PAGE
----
Nicaragua has become the latest nation to cut diplomatic ties and any form of official contact or relation with Taiwan after the Nicaragua Foreign Ministry announced that it "recognizes that there is only one single China". While Chinese Foreign Ministry spokesperson Hua Chunying praised the move and said it was the "right choice" that Nicaragua's decision was "in line with the global trend", Taiwanese officials say that they are "deeply saddened" that Nicaragua has chosen to "disregard many years of friendship".
With the latest move, Taiwan's list of diplomatic allies has dropped from 21 to 14 since President Tsai Ing-wen took office in 2016. Before Nicaragua, Kiribati and the Solomon Islands were the latest countries to cut ties with Taiwan in favor of the People's Republic of China in 2019. While the People's Republic of China sees Taiwan as a breakaway province to be eventually reunified with the mainland, Taiwan sees itself as a democratically-governed independent country although Taiwan has not formally declared independence from the mainland yet. Nicaragua originally recognized the People's Republic of China in December of 1985 but resumed relations with Taiwan in late 1990.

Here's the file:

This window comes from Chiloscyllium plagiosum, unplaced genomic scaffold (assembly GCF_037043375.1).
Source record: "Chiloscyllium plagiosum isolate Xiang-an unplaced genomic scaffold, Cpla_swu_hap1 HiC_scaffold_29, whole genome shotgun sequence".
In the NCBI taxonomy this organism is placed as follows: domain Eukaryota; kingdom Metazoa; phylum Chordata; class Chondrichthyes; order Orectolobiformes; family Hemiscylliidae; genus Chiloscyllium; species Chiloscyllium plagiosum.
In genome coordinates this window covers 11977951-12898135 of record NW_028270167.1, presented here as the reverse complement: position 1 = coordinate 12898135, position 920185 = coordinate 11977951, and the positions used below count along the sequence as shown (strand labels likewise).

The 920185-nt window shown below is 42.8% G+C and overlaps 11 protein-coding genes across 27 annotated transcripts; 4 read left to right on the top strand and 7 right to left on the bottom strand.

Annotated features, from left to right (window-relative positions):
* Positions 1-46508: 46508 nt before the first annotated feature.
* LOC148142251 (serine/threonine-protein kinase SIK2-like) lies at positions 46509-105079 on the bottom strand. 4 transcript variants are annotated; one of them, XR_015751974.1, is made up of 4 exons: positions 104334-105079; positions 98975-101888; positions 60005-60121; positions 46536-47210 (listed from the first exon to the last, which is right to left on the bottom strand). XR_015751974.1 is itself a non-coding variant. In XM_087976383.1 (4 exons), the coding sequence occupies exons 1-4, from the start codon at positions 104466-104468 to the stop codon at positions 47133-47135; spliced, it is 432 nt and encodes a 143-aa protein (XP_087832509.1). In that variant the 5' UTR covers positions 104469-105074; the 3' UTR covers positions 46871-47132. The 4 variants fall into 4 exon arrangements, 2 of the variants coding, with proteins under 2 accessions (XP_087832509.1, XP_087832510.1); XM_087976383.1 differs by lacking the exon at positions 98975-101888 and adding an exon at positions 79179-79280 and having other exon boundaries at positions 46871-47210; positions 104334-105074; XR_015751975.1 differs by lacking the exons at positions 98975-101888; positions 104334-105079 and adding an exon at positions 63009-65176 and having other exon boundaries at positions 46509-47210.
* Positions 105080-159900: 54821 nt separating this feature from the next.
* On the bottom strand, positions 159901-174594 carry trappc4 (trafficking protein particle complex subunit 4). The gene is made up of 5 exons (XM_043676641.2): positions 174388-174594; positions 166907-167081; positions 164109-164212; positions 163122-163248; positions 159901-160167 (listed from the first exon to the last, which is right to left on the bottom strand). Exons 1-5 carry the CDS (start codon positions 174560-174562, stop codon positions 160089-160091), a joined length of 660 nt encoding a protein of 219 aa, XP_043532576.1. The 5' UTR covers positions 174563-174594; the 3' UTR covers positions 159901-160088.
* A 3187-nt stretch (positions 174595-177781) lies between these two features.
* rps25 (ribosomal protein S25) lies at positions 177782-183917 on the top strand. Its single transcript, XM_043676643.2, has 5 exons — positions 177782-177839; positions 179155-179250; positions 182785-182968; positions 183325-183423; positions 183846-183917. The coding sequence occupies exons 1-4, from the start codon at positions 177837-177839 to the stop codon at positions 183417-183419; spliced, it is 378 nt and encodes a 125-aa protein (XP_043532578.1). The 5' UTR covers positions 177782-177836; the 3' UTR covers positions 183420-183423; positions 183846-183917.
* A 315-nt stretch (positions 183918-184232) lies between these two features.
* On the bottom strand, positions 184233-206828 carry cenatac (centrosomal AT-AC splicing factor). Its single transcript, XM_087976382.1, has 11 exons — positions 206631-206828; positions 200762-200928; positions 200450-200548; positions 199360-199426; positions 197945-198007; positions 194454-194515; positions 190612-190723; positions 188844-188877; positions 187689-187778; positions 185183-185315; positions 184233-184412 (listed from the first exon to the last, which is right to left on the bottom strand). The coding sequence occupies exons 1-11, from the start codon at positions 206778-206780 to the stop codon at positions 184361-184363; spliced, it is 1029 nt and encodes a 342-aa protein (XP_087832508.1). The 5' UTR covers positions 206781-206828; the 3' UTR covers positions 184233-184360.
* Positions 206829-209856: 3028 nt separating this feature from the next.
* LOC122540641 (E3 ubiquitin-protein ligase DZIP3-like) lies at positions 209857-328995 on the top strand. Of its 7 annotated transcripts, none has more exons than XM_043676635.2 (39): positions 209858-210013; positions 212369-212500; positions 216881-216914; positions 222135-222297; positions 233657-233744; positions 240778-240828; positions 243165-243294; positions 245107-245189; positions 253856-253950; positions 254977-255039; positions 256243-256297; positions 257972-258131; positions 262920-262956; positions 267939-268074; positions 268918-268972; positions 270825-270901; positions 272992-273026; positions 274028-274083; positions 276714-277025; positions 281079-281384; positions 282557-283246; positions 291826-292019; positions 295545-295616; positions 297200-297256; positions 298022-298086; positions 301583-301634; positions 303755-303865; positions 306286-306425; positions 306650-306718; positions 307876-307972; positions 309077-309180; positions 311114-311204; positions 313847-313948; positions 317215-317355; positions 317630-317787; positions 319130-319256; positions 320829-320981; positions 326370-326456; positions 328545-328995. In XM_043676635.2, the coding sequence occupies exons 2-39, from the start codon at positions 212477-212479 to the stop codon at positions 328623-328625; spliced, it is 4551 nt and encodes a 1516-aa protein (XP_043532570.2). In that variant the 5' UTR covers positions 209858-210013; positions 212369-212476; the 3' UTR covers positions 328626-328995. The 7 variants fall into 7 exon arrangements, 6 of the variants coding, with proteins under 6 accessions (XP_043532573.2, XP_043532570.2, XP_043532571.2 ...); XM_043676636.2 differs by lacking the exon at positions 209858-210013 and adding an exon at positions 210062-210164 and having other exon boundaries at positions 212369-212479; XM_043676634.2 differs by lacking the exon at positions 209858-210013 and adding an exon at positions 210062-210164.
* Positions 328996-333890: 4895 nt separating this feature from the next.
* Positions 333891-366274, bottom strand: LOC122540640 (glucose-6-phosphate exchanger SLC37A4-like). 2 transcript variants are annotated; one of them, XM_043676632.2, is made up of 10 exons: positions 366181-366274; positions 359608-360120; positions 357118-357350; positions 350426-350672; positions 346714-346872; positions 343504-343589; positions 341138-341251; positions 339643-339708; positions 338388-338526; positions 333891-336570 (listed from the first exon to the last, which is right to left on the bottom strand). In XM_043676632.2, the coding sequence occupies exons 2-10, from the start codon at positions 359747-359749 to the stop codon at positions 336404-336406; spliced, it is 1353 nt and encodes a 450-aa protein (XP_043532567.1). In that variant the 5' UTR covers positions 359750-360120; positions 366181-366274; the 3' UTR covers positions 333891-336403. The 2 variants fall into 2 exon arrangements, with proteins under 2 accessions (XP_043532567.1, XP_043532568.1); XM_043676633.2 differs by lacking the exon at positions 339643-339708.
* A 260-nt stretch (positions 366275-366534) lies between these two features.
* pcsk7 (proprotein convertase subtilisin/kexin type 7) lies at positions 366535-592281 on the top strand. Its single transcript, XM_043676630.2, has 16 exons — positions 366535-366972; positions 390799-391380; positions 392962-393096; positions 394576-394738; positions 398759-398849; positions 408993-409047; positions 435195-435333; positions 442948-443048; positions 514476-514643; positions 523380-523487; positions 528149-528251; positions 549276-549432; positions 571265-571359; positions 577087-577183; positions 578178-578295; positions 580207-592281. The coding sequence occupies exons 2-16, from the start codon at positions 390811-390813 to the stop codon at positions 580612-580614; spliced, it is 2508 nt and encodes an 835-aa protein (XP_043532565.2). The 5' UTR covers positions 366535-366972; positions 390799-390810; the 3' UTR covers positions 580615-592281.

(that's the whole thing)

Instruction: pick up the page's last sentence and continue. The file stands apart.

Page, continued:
Nicaragua's cutting of ties with Taiwan comes just days after the United States of America's State Department called for democracies to expand engagement and relations with Taiwan. Following Nicaragua's announcement, the US State Department criticized the decision, saying that it did not reflect the will of the Nicaraguan people as the government and president were not freely elected. The Nicaraguan elections were criticized by some observers to have lacked transparency and democratic legitimacy after several ports suggested that some presidential contenders were detained.
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